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    Interesting points. I got drawn into this despite it being such a daft (strictly) idea. No offence to the OP 'cos it's all a bit of fun. The set-up scenario would have to be even wackier than the one minute on Earth situation. There is a serious side to this thread, though. It's a lesson in how to simplify a physical situation and what variables you can ignore but still get sense. Someone introduces another variable and your mental model just collapsed.
    I don't reckon you could even talk in terms of any fusion taking place in such an isolated golfball mass. The critical mass for the fusion in the centre a star must be enormous - more than Jupiter. perhaps?
     
  11. May 16, 2017 #10
    I thought it was temperature and pressure for fusion. I am not sure you can call it "critical mass" unless it is fission. Plutonium splits because it is hit by a neutron. One nuetron and one plutonium nucleus is adequate for fission. In a critical mass the neutrons created by one fission event are likely to split more than one additional nucleus.

    This thread claims 6.7% solar mass for proton fusion [link to article]. solar mass is 1048 jupiter mass. So 70 Jupiter mass has enough pressure to resist expanding when the core is at proton fusion temperatures.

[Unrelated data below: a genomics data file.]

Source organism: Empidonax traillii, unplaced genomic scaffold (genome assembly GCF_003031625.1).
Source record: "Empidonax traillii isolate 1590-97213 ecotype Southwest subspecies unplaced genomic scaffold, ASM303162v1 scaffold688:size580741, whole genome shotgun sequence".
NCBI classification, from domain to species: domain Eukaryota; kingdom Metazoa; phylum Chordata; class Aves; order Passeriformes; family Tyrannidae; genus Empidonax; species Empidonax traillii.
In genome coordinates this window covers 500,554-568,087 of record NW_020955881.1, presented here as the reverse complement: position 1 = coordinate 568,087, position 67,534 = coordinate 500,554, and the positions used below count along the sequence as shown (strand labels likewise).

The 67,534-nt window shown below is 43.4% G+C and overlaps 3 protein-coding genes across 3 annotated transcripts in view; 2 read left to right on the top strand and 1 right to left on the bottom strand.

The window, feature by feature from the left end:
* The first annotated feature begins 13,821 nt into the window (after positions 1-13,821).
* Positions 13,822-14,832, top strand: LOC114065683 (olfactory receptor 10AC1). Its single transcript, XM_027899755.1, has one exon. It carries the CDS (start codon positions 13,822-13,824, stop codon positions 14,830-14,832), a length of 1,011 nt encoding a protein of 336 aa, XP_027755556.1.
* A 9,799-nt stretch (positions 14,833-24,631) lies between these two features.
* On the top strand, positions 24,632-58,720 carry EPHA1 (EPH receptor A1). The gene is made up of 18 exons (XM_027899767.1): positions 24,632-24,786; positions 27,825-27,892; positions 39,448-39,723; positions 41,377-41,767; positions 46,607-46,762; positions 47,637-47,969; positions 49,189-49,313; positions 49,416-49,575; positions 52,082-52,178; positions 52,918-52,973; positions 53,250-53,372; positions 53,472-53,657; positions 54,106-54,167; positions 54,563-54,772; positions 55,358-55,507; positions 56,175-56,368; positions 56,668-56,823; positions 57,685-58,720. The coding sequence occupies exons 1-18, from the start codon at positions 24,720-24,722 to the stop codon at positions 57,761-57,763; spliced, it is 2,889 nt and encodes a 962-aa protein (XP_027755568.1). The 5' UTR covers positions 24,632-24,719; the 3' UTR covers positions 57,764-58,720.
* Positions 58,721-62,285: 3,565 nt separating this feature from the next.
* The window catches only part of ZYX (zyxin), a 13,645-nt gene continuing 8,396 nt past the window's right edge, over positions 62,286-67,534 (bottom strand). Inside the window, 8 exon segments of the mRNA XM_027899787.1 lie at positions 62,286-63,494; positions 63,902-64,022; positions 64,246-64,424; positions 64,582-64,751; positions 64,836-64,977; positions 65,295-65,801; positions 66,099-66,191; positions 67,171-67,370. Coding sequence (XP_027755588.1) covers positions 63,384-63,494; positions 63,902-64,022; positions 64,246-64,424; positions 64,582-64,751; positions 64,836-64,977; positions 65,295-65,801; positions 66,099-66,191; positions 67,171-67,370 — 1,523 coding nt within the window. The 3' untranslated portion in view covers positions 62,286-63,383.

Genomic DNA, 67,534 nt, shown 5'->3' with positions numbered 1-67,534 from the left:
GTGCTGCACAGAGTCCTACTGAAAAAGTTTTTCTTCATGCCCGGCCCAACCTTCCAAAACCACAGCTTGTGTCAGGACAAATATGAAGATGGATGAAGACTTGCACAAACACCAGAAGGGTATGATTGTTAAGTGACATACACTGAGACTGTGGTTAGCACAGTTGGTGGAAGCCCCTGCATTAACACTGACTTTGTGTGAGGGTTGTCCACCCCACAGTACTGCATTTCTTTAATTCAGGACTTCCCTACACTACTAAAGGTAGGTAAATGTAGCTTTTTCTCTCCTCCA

edit, supercritical is more than one. Critical mass is equal, each fission event creates one more.
     
  12. May 16, 2017 #11

    sophiecentaur

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    You could well be right and I could probably have used a more correct term but, to sustain fusion, the conditions have to be maintained. It happens in the Sun because there is such a large region of fusion and the conditions are right. You need sufficient Deuterium to be produced as an input to the process and the probability is very low. That implies to me that a golf ball volume may just not be enough for the statistics to work and to get a positive yield of energy out. If you have enough available power to sustain the conditions 1 golf ball's worth of fusion then the golf ball would be irrelevant(?).